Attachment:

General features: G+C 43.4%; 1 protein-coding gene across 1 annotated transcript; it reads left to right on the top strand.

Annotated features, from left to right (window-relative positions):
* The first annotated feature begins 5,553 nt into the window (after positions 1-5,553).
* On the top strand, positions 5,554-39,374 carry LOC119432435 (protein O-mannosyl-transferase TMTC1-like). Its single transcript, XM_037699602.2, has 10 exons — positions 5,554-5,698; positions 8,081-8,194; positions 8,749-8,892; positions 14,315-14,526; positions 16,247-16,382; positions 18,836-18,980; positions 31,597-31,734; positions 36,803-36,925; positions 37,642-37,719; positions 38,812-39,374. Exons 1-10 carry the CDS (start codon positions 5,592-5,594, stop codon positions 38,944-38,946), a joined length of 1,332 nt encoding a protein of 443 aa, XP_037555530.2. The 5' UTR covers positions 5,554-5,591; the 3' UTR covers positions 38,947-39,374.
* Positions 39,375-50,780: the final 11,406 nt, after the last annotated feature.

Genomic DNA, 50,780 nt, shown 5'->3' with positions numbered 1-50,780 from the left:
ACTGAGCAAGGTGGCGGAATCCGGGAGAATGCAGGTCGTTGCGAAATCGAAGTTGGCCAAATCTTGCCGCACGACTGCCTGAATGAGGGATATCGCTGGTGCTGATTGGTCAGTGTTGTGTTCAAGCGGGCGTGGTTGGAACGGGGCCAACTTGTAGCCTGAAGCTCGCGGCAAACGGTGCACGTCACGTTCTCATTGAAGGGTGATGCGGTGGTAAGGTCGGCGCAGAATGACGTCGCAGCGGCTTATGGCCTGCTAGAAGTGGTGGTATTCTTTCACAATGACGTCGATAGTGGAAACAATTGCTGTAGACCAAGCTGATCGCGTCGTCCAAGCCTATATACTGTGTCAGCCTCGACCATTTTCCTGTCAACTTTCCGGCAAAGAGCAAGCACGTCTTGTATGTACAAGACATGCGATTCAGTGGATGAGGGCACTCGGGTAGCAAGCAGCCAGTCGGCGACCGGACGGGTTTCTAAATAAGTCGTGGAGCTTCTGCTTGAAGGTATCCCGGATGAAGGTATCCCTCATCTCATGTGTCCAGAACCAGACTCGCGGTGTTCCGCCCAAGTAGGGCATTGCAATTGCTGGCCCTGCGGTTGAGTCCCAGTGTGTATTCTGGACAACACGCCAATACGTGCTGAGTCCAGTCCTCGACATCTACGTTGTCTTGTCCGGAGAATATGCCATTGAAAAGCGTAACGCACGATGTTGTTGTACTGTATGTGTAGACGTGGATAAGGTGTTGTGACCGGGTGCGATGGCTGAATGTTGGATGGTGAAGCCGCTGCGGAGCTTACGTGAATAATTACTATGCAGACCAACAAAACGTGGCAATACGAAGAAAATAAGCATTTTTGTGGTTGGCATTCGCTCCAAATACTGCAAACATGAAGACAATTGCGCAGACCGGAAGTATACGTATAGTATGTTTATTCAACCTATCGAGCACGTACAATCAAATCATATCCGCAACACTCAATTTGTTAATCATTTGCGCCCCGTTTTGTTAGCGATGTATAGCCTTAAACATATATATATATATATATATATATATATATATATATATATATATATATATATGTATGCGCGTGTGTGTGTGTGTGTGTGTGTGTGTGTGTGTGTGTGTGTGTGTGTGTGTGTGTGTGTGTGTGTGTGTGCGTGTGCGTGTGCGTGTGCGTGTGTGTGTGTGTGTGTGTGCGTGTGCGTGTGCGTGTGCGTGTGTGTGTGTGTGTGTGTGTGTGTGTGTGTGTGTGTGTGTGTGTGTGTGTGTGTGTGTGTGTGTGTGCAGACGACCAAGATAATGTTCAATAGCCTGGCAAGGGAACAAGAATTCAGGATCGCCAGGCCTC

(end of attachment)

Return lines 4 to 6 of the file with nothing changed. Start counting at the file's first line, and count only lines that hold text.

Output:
* On the top strand, positions 5,554-39,374 carry LOC119432435 (protein O-mannosyl-transferase TMTC1-like). Its single transcript, XM_037699602.2, has 10 exons — positions 5,554-5,698; positions 8,081-8,194; positions 8,749-8,892; positions 14,315-14,526; positions 16,247-16,382; positions 18,836-18,980; positions 31,597-31,734; positions 36,803-36,925; positions 37,642-37,719; positions 38,812-39,374. Exons 1-10 carry the CDS (start codon positions 5,592-5,594, stop codon positions 38,944-38,946), a joined length of 1,332 nt encoding a protein of 443 aa, XP_037555530.2. The 5' UTR covers positions 5,554-5,591; the 3' UTR covers positions 38,947-39,374.
* Positions 39,375-50,780: the final 11,406 nt, after the last annotated feature.

Genomic DNA, 50,780 nt, shown 5'->3' with positions numbered 1-50,780 from the left: